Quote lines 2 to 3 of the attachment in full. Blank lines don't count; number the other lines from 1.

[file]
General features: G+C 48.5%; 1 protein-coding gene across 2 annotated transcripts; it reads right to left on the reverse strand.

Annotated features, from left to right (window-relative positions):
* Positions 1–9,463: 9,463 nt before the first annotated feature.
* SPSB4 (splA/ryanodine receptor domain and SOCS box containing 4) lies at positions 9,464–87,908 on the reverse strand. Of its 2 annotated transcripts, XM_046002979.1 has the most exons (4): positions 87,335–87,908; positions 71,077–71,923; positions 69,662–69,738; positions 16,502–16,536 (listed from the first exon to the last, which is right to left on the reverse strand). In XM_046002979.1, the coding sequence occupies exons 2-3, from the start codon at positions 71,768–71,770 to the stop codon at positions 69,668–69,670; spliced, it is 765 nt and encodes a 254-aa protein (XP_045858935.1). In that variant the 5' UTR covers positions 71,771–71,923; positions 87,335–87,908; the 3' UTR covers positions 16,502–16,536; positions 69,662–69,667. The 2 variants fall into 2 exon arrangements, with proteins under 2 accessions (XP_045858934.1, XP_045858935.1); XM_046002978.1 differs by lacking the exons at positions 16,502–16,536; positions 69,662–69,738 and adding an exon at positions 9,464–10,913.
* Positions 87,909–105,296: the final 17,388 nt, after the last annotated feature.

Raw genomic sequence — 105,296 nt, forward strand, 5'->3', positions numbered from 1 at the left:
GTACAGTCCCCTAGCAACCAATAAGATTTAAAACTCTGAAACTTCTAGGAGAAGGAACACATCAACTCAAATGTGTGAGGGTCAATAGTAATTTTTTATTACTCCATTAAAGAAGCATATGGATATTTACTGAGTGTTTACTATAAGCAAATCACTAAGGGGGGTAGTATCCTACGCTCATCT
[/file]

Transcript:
Annotated features, from left to right (window-relative positions):
* Positions 1–9,463: 9,463 nt before the first annotated feature.